For the trucking industry the system was a boon. Trucks had been siphoning business from the railroads for decades, and the interstates contributed to a further withering of the nation's rail network by enabling trucks to travel hundreds of miles overnight to make a delivery. By the end of the 20th century, more and more American manufacturers had adopted a Japanese production system that dispenses with big stockpiles of materials. Instead, parts and supplies are delivered to a factory—generally by truck—at the exact moment when they are needed. This so-called just-in-time approach, which yields big savings in inventory expenses, turned the nation's highways into a kind of virtual warehouse. Sometimes trucking firms partner with railroads by piggybacking trailers on flatcars for long-distance legs of their journeys, but America's highways have the upper hand in freight hauling, as they do in the movement of people-far more so than in most other developed countries. Today, about 70 percent of all freight deliveries in the United States are made by trucks.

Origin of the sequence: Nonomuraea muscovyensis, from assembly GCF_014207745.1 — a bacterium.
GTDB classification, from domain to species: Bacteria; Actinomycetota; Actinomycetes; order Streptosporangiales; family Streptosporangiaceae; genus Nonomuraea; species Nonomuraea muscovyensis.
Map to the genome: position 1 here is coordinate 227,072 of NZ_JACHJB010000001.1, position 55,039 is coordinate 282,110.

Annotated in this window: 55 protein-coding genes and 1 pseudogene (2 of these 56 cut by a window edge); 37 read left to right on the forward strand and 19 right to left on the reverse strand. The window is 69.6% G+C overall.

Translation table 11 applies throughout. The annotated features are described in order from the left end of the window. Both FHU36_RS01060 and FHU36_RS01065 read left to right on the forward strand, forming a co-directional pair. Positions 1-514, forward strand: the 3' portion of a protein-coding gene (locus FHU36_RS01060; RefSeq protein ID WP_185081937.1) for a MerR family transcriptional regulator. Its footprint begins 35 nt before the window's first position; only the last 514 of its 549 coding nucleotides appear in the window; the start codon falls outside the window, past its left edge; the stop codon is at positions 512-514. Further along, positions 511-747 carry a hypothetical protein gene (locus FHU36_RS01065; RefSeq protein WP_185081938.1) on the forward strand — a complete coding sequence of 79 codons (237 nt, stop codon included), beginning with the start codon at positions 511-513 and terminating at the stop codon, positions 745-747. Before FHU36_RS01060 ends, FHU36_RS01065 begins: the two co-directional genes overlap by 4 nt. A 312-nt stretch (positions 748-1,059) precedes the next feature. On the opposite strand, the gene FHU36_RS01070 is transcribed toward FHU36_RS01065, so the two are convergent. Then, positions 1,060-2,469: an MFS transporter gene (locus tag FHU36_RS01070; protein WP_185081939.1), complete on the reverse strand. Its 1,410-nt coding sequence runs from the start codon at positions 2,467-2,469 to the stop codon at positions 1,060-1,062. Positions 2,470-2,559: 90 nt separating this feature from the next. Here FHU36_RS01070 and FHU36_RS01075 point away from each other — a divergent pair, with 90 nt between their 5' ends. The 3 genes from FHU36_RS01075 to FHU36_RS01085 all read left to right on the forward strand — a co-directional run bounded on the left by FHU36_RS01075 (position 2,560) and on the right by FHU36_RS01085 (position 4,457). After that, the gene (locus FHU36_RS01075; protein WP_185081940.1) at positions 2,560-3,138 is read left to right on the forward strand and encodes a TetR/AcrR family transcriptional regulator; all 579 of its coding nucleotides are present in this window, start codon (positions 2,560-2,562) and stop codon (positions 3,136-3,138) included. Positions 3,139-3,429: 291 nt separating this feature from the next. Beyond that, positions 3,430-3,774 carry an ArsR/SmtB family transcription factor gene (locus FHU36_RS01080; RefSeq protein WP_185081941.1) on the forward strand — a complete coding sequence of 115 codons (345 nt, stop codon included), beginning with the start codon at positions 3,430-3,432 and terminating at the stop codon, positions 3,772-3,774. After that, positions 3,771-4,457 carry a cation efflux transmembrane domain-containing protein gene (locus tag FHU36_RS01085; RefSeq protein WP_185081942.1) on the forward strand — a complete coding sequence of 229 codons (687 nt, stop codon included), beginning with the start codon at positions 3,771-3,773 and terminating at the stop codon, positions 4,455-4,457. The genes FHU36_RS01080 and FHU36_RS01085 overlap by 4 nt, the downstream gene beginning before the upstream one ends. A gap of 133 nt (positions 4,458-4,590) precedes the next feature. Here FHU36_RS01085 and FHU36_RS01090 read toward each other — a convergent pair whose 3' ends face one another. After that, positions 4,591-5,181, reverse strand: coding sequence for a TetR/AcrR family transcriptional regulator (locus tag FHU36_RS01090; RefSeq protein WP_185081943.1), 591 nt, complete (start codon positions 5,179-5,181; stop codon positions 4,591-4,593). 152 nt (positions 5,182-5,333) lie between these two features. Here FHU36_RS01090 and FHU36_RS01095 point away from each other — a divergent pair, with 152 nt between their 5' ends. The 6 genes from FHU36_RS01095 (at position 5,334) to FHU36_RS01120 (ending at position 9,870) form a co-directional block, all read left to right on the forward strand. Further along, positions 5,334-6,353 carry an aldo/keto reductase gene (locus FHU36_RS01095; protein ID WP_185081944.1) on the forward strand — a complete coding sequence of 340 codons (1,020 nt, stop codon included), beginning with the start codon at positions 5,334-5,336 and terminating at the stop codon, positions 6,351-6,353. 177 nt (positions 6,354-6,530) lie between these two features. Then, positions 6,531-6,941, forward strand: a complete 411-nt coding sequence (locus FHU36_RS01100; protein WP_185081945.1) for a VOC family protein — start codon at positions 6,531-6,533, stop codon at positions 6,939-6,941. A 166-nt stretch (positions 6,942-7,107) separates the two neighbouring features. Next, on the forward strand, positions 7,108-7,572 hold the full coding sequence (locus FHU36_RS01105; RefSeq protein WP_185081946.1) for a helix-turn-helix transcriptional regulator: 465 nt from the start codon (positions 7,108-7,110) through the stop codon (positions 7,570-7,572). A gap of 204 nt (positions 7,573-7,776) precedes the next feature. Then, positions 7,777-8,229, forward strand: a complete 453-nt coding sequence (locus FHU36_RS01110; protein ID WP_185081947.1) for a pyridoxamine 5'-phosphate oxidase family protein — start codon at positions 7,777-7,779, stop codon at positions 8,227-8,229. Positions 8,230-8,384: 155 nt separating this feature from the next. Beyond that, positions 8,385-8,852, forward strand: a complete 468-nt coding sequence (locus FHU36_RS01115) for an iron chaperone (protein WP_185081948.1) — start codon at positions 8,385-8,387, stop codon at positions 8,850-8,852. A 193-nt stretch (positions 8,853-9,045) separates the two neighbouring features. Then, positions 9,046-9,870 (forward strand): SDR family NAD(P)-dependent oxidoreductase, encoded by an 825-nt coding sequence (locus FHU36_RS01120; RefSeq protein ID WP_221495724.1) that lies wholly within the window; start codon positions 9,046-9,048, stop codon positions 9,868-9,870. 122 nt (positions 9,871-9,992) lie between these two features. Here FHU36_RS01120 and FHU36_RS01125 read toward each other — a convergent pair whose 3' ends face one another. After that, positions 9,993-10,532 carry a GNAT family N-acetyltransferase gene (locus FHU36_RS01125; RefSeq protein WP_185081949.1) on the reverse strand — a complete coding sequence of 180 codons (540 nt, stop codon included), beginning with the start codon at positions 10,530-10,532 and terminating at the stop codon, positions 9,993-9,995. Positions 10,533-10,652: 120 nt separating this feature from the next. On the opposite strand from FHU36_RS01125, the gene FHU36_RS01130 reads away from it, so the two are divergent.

Highways continue to engender more highways by their very success. As traffic grows, engineers are working to improve pavements, markings, crash barriers, and other design elements, and they wage an unending war against congestion, sometimes by tactics as simple as adding lanes or straightening curves, sometimes with megaprojects such as the digging of a 3.5-mile, eight-lane tunnel beneath downtown Boston. It's a journey with no end in sight; Americans crave mobility, and wheels will always need roads.